Dan Nicholas Hopkins and the Magic Roots of the English Reformation

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Dear Reader,

As part of my ongoing research into magic in the Renaissance, I have followed the lead of Catholic Historian William Thomas Walsh who suggested that there were revolutionary cells within Europe that directed and organized the Reformation.

One of my own theories (backed by some evidence such as letters from the magician Cornelius Agrippa to a Benedictan Abbot) is that these cells practiced magic.

However, while figures such as John Dee, Giordano Bruno, and Cornelius Agrippa are more famous, there are a number of lesser luminaries that I have come across. Furthermore, while much research has been done on Elizabethan magic, there is little work on magic being practiced by the previous generation of Tudors under Henry VIII.

Yet, in my research of the court of Henry VIII. I have come across an interesting figure in my research: the Carthusian monk, Dan Nicholas Hopkins, who acted as a “soothsayer” for The Duke of Buckingham, providing him with a series of prophecies. When Hopkins was arrested, the other Carthusians denied their connection to Hopkins’s magic.

As a result,  we are left with a tantalizing hint that perhaps later magi such as John Dee did not appear out of nowhere, but were, in fact, links in a generational network of magicians who helped topple Christendom and build the modern world.

Sir Walter Raleigh as “Faunus”: The Elizabethan World of Magic and Impurity

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Dear Reader,

I will readily admit, that, although a traditional Catholic, I have a soft spot in my heart for the Elizabethan period. Thus, it has always been difficult for me to accept the Hilaire Belloc narrative that the period was drenched in debauchery and financial corruption.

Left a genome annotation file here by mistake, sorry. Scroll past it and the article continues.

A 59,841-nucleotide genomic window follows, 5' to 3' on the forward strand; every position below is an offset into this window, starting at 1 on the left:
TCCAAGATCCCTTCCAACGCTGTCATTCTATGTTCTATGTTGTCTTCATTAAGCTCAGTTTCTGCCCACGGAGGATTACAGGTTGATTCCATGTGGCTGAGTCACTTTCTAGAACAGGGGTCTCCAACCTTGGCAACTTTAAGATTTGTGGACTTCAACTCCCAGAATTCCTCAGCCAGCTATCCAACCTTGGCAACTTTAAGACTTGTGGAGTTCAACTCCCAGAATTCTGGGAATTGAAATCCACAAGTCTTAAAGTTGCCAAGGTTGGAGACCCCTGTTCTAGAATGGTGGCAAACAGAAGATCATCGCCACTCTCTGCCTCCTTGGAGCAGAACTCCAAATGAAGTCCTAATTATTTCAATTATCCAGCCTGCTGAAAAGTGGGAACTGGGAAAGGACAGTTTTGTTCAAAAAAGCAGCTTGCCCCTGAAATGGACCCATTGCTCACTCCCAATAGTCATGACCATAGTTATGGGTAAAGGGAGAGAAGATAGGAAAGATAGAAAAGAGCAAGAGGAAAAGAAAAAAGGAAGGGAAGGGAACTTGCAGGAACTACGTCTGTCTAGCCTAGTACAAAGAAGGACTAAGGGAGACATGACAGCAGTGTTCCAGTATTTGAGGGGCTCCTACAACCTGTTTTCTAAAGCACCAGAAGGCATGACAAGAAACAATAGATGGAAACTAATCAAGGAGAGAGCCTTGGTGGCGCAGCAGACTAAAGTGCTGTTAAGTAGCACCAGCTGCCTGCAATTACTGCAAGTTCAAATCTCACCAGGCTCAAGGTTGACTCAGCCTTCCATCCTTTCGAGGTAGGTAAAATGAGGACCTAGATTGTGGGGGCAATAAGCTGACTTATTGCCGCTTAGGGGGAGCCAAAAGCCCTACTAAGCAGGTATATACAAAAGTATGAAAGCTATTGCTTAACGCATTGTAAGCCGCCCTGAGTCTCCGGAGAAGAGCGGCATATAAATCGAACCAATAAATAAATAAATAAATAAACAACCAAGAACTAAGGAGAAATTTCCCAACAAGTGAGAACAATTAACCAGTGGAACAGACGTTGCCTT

However, the more I research into the matter, the more I release that Belloc was right. Not only do Shakespeare’s plays, which usually depict a corrupt and degenerate court of both Elizabeth and then the Stuart monarchs, but even writers such as Edmund Spenser seem to indicate that there may have been a lot of impurity and decadence involving even Elizabeth herself.  It is curious that among the most famous poets and thinkers of the period, five things seems to go together.

  1. Magic
  2. British Imperialism
  3. Sexual impurity
  4. Financial corruption and greed
  5. Religious novelty

I was just reading over a passage in Spenser’s Faerie Queene again in which Spenser depicts Elizabeth as Diana and Sir Walter Raleigh as a satyr named Faunus who stumbles upon Diana bathing. This is a clear reference to Raleigh’s affair with Elizabeth Throckmorton, one of Elizabeth’s ladies. However, it is also curious that Spenser has Raleigh implicitly see Elizabeth naked. What is more, Raleigh is described as a lustful and diabolical figure, a satyr with a “goatish beard” and “hornes.”

In addition to his life as a degenerate philanderer, Raleigh helped to sow the seeds of the British Empire, and wrote approvingly of white magic in his History of the World.

What was going on in the court of Elizabeth?

The Return of the Bear: The Tudors and Magic

 

As part of my wider research, I have been looking for the legacy of magic in the English Tudor family. It is clear that Elizabeth was well versed in magic, but, drawing from the historian William Thomas Walsh, I strongly believe occult pre-Masonic forces in England were at least partially behind instigating the Reformation.

Well, reading David Starkey’s Six Wives: The Queens of Henry VIII, I came across an interesting passage. When Catherine of Aragon was brought to England to marry Arthur Tudor, the first son of Henry VII, Catherine was greeted with a pageant that involved the star Arcturus as well as Ursa Major, two celestial entities curiously linked with the mythological figure after whom Arthur Tudor was named.